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Review
October 2007

Dressings for Acute and Chronic WoundsA Systematic Review

Author Affiliations

Author Affiliations: Department of Dermatology, Centre Hospitalier Universitaire d’Amiens, Amiens, France (Dr Chaby); Department of Geriatrics, Assistance Publique–Hôpitaux de Paris, Hôpital Charles Foix, Ivry-sur-Seine, France (Drs Senet and Meaume); Dermatology Consultations, Assistance Publique–Hôpitaux de Paris, Hôpital Rothschild, Paris, France (Dr Senet); Haute Autorité de Santé, Saint Denis, France (Drs Vaneau, Martel, and Denis); Department of Dermatology, Centre Hospital Général de Colmar, Colmar, France (Dr Guillaume); Department of Orthopedic Surgery and Burn and Plastic Surgery Center, Hôpital Lapeyronie, Montpellier, France (Dr Téot); Department of Vascular Rehabilitation, Assistance Publique–Hôpitaux de Paris, Hôpital Broussais, Paris (Dr Debure); Department of Dermatology, Centre Hospitalier Universitaire de Caen, Caen, France (Dr Dompmartin); Department of Pharmacology, Centre Hospitalier Régional Universitaire Lille, Lille, France (Dr Bachelet); Department of Burns, Hôpital d’Instruction des Armées Percy, Clamart, France (Dr Carsin); Department of Pharmacology, Centre Hospitalier Bar le Duc, Bar le Duc, France (Dr Matz); Department of Nutritional Diseases and Diabetology, Centre Medical, Le Grau du Roi, Centre Hospitalier Universitaire Nîmes, France (Dr Richard); Department of Physical and Rehabilitation Medicine, Centre de Rééducation de Coubert, Coubert, France (Dr Rochet); Department of Pharmacology, Assistance Publique-Hôpitaux de Marseille, Marseille, France (Dr Sales-Aussias); Department of Dermatology, Hôpitaux d’Instruction des Armées Clermont Tonnerre, Brest, France (Dr Zagnoli); Department of Dermatology, Centre Hospitalier Universitaire de Montpellier, Montpellier (Dr Guillot); and Université Pierre-et-Marie-Curie–Paris VI, and Department of Dermatology and Allergy, Assistance Publique–Hôpitaux de Paris, Hôpital Tenon, Paris (Dr Chosidow).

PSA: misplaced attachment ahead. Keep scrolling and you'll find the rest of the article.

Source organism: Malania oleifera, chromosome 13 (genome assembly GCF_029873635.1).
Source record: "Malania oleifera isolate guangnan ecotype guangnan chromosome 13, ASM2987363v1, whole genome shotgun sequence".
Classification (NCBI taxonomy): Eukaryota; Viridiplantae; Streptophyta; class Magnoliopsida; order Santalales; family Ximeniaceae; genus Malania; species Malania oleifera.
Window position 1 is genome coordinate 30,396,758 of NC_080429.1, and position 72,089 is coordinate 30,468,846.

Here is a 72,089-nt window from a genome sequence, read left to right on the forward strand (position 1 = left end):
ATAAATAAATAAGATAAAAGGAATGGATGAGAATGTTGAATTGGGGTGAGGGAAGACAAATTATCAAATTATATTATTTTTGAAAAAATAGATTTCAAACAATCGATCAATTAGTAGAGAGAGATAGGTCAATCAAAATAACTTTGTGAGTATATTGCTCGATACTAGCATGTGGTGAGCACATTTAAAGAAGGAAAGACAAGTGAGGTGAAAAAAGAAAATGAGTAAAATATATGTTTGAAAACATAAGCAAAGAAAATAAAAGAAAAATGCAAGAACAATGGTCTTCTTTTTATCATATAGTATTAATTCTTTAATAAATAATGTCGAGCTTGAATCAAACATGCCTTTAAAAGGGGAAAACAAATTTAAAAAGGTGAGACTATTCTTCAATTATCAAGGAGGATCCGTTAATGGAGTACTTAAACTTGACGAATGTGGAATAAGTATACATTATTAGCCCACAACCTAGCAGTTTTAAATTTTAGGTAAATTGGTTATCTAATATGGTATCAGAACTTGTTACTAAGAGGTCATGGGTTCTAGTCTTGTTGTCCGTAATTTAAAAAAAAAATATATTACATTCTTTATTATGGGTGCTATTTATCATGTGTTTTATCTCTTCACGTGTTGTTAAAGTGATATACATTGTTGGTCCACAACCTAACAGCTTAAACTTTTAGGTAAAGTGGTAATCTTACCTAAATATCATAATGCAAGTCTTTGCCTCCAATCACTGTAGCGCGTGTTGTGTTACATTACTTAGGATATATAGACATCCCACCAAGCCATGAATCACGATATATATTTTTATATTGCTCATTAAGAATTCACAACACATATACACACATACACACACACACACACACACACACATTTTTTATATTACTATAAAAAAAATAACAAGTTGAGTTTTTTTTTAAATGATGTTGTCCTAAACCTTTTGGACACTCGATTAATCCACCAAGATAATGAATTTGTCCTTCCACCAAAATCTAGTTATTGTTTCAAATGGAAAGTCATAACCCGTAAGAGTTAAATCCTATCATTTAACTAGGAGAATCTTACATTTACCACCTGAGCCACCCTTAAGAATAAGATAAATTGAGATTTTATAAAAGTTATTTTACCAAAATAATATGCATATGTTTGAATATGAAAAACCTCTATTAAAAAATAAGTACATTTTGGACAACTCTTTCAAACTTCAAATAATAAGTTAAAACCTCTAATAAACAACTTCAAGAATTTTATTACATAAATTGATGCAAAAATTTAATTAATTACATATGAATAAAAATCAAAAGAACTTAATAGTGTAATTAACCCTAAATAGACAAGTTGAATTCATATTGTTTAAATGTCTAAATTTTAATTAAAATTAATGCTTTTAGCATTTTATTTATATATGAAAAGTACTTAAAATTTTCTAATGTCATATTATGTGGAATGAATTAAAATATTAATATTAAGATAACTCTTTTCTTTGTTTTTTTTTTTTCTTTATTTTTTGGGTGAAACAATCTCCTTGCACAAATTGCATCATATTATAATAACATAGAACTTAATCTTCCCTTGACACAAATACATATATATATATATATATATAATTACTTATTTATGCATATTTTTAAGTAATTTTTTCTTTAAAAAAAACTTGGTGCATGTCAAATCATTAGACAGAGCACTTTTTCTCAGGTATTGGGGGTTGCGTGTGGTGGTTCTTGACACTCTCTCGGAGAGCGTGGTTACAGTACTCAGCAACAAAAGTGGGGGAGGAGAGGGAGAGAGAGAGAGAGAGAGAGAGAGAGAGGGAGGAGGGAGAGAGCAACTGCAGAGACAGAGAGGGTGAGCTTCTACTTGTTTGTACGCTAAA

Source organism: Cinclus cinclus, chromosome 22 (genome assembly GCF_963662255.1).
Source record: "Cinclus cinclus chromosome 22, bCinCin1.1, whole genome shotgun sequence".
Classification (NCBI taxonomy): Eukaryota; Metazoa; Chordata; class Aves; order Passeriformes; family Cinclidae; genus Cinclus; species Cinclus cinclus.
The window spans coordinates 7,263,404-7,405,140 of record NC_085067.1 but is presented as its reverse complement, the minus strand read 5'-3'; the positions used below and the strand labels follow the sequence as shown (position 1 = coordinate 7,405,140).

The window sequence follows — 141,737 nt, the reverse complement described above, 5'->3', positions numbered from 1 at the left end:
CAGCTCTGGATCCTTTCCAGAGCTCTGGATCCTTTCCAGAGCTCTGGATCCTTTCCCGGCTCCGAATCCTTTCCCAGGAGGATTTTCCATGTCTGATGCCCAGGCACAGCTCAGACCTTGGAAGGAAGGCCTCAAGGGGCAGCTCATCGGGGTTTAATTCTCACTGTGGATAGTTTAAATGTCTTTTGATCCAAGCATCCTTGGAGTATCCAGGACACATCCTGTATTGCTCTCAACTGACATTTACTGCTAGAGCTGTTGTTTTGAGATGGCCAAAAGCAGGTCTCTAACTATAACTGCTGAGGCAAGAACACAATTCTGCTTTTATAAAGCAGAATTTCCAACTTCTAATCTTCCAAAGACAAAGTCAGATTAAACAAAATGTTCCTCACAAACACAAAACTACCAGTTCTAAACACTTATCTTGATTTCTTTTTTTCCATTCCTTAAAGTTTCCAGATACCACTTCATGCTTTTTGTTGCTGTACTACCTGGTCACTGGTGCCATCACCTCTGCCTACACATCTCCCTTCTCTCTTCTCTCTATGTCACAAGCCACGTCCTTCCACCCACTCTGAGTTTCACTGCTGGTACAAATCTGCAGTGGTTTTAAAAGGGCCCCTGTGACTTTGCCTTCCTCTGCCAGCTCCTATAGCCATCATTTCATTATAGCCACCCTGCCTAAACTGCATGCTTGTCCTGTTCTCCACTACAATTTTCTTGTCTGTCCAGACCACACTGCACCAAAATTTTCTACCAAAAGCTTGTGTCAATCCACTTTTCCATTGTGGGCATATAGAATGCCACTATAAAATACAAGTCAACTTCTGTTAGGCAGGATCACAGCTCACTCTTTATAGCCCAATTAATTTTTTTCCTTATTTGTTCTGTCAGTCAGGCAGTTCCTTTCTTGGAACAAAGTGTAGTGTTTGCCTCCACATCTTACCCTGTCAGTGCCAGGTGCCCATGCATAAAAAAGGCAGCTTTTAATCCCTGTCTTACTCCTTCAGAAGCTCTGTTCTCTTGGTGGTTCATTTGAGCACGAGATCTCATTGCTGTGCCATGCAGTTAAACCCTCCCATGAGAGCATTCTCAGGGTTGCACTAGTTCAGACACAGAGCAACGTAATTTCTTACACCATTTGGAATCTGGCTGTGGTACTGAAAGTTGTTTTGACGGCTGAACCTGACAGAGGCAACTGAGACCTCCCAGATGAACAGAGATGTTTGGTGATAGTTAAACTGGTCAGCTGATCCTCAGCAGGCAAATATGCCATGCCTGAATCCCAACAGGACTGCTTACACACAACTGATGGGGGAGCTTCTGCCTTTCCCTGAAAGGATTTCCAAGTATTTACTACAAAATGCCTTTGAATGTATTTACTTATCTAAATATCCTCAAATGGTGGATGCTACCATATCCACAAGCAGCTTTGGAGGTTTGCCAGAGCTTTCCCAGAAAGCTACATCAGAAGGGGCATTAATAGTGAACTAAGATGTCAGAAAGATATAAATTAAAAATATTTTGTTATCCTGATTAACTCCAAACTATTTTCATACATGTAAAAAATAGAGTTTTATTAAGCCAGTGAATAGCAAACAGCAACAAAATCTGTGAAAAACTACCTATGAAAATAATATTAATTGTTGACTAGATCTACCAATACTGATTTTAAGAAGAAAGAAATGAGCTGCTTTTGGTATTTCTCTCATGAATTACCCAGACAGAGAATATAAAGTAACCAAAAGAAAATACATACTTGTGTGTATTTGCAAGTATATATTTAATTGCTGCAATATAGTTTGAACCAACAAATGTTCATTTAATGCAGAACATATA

Arch Dermatol. 2007;143(10):1297-1304. doi:10.1001/archderm.143.10.1297
Abstract

Objective  To critically review the literature on the efficacy of modern dressings in healing chronic and acute wounds by secondary intention.

Data Sources  Search of 3 databases (MEDLINE, EMBASE, and the Cochrane Controlled Clinical Trials Register) from January 1990 to June 2006, completed by manual research, for articles in English and in French.

Study Selection  The end points for selecting studies were the rate of complete healing, time to complete healing, rate of change in wound area, and general performance criteria (eg, pain, ease of use, avoidance of wound trauma on dressing removal, ability to absorb and contain exudates). Studies were selected by a single reviewer. Overall, 99 studies met the selection criteria (89 randomized controlled trials [RCTs], 3 meta-analyses [1 of which came from 1 of the selected systematic reviews], 7 systematic reviews, and 1 cost-effectiveness study).

Data Extraction  The RCTs, meta-analyses, and cost-effectiveness studies were critically appraised by 2 reviewers to assess the clinical evidence level according to a modification of Sackett's 1989 criteria. Ninety-three articles were finally graded.

Data Synthesis  We found no level A studies, 14 level B studies (11 RCTs and 3 meta-analyses), and 79 level C studies. Hydrocolloid dressings proved superior to saline gauze or paraffin gauze dressings for the complete healing of chronic wounds, and alginates were better than other modern dressings for debriding necrotic wounds. Hydrofiber and foam dressings, when compared with other traditional dressings or a silver-coated dressing, respectively, reduced time to healing of acute wounds.

Conclusions  Our systematic review provided only weak levels of evidence on the clinical efficacy of modern dressings compared with saline or paraffin gauze in terms of healing, with the exception of hydrocolloids. There was no evidence that any of the modern dressings was better than another, or better than saline or paraffin gauze, in terms of general performance criteria. More wound care research providing level A evidence is needed.

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